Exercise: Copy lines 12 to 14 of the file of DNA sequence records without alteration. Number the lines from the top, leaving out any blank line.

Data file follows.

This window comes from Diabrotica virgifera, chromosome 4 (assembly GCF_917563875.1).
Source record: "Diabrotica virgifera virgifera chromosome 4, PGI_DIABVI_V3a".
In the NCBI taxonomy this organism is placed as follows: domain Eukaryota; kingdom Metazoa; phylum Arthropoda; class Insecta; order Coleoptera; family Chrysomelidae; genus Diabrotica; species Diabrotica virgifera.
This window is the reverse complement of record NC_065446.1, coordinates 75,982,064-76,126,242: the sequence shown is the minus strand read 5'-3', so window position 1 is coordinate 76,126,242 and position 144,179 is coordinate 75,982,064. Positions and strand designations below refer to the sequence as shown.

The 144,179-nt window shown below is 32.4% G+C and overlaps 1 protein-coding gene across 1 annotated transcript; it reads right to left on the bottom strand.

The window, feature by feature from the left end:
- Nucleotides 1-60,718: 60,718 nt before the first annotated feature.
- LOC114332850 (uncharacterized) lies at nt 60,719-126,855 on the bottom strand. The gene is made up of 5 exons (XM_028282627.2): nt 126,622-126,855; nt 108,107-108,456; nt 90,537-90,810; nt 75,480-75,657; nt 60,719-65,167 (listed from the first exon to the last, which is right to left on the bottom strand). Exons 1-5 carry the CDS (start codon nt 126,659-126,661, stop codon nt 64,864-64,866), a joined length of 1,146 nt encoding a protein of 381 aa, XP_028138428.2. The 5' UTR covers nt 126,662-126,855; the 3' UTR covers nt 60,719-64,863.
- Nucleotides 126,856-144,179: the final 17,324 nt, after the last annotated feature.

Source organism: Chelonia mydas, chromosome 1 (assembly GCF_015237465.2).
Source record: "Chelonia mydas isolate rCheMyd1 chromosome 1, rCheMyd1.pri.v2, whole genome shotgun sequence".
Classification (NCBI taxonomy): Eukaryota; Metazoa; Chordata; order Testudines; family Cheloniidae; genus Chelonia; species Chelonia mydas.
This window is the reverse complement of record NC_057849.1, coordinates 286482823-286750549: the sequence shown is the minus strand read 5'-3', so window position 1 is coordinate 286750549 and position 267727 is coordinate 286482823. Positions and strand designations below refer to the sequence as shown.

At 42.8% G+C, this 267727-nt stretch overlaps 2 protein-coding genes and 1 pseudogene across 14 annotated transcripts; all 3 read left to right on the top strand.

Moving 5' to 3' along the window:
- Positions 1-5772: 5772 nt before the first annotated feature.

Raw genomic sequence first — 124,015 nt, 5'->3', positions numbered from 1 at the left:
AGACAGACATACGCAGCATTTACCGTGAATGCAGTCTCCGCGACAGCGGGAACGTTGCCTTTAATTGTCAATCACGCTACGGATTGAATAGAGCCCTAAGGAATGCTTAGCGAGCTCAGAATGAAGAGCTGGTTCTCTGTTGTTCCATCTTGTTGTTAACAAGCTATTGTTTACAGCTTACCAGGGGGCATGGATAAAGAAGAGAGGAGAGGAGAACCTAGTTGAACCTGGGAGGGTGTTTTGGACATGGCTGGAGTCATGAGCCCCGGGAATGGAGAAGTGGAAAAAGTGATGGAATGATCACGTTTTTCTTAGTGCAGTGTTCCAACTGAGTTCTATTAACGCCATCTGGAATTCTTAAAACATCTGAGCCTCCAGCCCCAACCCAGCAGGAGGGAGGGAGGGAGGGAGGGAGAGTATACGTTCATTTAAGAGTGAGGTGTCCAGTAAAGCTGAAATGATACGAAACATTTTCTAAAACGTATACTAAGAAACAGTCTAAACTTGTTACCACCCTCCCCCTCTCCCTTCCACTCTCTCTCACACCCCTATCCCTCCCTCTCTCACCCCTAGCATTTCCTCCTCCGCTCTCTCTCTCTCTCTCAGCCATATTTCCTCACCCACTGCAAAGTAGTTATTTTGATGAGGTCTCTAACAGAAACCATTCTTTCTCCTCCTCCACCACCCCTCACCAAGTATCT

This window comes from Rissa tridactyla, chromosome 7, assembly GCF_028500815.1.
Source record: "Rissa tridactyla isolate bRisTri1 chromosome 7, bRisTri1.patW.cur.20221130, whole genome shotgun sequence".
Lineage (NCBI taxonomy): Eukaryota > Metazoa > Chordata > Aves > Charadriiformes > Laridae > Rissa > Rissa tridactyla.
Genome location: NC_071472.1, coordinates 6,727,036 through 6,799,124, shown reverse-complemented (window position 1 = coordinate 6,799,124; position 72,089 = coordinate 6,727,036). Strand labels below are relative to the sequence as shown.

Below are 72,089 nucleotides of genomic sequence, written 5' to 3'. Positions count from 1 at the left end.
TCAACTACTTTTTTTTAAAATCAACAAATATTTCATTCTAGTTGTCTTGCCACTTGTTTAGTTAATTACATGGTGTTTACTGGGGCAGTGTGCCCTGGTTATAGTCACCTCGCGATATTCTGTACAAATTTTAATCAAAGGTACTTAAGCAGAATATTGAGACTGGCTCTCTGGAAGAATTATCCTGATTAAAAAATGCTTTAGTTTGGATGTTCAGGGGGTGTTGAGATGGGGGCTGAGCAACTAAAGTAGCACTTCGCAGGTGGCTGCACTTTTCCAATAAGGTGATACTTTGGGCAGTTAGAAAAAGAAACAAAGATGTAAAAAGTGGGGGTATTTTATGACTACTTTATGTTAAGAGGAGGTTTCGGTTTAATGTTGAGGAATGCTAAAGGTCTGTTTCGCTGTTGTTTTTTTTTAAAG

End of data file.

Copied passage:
Classification (NCBI taxonomy): Eukaryota; Metazoa; Chordata; order Testudines; family Cheloniidae; genus Chelonia; species Chelonia mydas.
This window is the reverse complement of record NC_057849.1, coordinates 286482823-286750549: the sequence shown is the minus strand read 5'-3', so window position 1 is coordinate 286750549 and position 267727 is coordinate 286482823. Positions and strand designations below refer to the sequence as shown.

At 42.8% G+C, this 267727-nt stretch overlaps 2 protein-coding genes and 1 pseudogene across 14 annotated transcripts; all 3 read left to right on the top strand.